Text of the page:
Among the inequalities that affect the processes of local development, and specifically women, gaps have been identified with respect to time use, assignment of reproductive roles, and access to means of production and assets, all of which, in turn, results in other economic, cultural and social inequalities. The study by Ortega (2012) conducted in Ecuador, Mexico and Guatemala suggests that inequality persists in terms of the distribution of time devoted to paid and unpaid work. Analysis of the data yielded that rural women allocate a great deal to unpaid activities and that there is an overload of work in caregiving activities. Surveys of time use and living conditions show that women in the rural area in Ecuador work a total of 57.29 hours per week, while in Mexico the total rises to 67.55 per week (Ortega 2012, 14).
Women contribute a significant portion of their time to family agriculture. Part of the greater time use issue in reproductive activities is associated with persistent infrastructure conditions in the rural area regarding water, housing and sanitation, which constitute historical inequality gaps in terms of public policy. Another facet of the problem is the lack of awareness among men as regards taking on reproductive tasks. This pattern of inequality is transferred to new generations, where the same gender-based division of work is present in the sons and daughters of the families surveyed in this study.
In terms of time use, education and its relation to production systems in networks and supply chains, the educational gap limits the economic opportunities available to women to access quality or better paying jobs, and the creation as well as reinforcement of networks of knowledge and innovation becomes hard to achieve for many territories and women’s organizations. When the ethnic-cultural variable is included in this analysis, indigenous women and children fall outside of progress in terms of social rights as regards health and education —this threefold condition of inequality: gender, ethnicity and class sets a boundary in their struggle for rights.
On the other hand, women connect with local and regional markets without improving their control over economic assets or relation of inequality with respect to their income (Ospina et al, 2010: 19-28). Ospina et al (2010) show that even in dynamic territories it is the women who start businesses and when those businesses prosper, the men will take over. Other studies indicate that there are gender differences in the makeup of wealth, while women invest more in housing, men invest in assets that will translate to liquidity faster (Deere, Contreras, 2011: 59). The holding of assets also displays differences and gender-based inequalities.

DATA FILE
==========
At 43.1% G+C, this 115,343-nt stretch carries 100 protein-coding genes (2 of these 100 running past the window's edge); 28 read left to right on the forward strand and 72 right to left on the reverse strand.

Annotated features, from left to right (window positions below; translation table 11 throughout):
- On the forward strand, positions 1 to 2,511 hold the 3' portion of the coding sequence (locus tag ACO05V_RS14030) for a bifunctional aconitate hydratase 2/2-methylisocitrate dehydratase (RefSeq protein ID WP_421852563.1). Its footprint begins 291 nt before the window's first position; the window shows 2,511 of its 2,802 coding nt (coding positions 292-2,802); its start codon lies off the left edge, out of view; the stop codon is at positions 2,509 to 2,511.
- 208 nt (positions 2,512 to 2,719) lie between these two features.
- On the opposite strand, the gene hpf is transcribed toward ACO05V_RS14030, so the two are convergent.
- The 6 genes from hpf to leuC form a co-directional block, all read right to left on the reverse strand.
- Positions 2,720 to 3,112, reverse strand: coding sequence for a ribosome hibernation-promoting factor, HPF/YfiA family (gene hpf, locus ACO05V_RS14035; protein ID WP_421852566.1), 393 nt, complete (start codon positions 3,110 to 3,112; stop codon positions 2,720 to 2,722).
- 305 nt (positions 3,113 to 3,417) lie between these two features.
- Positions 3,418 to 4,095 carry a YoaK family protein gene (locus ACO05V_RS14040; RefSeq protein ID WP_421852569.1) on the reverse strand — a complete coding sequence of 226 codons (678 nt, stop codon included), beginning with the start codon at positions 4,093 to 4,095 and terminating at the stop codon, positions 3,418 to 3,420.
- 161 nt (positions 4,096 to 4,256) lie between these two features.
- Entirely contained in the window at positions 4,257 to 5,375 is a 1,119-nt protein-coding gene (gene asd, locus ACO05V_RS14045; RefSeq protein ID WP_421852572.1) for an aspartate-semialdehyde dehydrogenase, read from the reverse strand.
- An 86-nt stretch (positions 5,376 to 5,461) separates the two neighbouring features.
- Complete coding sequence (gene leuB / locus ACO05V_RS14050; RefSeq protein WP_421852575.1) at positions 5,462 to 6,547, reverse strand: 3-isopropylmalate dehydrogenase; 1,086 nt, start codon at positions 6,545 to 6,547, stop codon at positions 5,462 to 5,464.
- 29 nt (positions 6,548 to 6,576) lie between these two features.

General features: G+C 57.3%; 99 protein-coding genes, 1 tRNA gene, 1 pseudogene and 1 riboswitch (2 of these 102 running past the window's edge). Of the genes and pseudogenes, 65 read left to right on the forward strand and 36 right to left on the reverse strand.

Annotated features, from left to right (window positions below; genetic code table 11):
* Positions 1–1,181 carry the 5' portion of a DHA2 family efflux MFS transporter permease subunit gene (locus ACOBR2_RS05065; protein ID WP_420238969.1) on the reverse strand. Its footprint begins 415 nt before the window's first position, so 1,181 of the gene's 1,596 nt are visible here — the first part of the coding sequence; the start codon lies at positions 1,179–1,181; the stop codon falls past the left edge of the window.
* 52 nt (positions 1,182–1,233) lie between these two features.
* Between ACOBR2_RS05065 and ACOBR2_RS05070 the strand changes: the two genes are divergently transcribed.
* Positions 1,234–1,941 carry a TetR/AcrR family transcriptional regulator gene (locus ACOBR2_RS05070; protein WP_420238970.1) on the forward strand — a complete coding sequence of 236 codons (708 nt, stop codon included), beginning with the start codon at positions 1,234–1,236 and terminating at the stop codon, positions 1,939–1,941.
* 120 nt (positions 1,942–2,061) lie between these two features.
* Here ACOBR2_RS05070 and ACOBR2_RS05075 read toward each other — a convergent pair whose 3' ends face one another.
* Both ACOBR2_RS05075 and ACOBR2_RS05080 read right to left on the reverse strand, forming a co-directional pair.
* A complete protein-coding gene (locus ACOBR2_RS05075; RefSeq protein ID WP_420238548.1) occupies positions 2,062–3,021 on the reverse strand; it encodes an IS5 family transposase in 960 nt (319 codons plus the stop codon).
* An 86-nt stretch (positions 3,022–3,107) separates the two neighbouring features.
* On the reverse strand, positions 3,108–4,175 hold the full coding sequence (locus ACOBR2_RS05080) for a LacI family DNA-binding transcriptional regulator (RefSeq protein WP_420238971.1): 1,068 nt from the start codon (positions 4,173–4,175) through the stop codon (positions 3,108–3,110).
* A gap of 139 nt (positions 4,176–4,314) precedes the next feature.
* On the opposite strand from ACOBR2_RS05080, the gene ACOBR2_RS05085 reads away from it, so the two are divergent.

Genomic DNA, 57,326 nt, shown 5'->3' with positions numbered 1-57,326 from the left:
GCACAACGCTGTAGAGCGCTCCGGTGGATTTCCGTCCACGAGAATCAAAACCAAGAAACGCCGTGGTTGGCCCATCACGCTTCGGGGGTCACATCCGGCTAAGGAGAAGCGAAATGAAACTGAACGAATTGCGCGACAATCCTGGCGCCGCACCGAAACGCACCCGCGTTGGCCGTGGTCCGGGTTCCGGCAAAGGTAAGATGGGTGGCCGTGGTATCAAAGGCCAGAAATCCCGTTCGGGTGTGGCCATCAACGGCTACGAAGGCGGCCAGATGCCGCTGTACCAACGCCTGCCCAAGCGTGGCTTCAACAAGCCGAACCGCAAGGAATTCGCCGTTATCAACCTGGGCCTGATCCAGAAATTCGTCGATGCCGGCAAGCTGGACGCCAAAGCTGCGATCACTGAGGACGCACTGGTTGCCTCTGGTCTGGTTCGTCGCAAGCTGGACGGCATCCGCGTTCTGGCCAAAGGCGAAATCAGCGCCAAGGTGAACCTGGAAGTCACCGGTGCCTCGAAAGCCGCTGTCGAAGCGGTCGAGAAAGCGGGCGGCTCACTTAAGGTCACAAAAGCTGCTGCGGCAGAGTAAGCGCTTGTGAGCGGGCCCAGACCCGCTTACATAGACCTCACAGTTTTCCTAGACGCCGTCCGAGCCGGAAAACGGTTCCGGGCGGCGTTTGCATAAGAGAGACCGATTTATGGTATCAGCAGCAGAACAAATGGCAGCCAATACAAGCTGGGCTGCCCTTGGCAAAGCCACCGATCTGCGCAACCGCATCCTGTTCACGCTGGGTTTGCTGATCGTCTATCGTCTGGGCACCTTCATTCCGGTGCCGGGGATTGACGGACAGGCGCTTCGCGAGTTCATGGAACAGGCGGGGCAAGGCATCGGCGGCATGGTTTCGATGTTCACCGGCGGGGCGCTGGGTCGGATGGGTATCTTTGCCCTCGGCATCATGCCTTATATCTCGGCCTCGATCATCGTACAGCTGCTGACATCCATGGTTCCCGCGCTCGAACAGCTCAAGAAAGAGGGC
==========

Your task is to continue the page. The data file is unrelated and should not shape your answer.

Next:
To conclude, in the local sphere, women that organize find alternative means on the basis of solidarity networks that boost them to empowerment and development processes which tend to be more equitable given the importance of women in terms of sustainability of cycle of life. Said networks of mutual aid, frequently associated with production networks, are a valid strategy for a truly human and sustainable development closer to the people.
1. The former is part of the National Accounts System (SCN for its Spanish acronym), but not the latter. Data for time use, employment, underemployment and unemployment from those countries was used.
2. Nonetheless, their participation in politics for the recognition of their rights in terms of history, with respect to identity (Lagarde, 2011) and the administration of indigenous justice display dynamism.
Jubeto Yolanda and Larrañaga Mertxe, El desarrollo humano local desde la equidad de género, un proceso en construcción, Spain, edit Hegoa.
Kabeer, Naila, Realidades Trastocadas, las jerarquías de género en el pensamiento del desarrollo, Mexico: Paidos.
Lagarde, Marcela, Valcárcel Amelia, 2011, Feminismo, género e igualdad, editorial EGRAF, Madrid.
Ortega, Ponce Liudmila, 2012, Las relaciones de género entre la población rural del Ecuador, Guatemala y México, serie mujer y desarrollo de CEPAL, UN publication, Chile.
Pablo Ospina, Marcela Alvarado, Wladymir Brborich, Gloria Camacho, Diego Carrión, Manuel Chiriboga, Rosario Fraga, Patric Hollenstein, Renato Landín, Ana Isabel Larrea, Carlos Larrea, Paola Maldonado, Silvia Matuk, Alejandra Santillana, Ana Lucía Torres (2010) Tungurahua rural: el territorio de senderos que se bifurcan, Quito, Corporación editora nacional.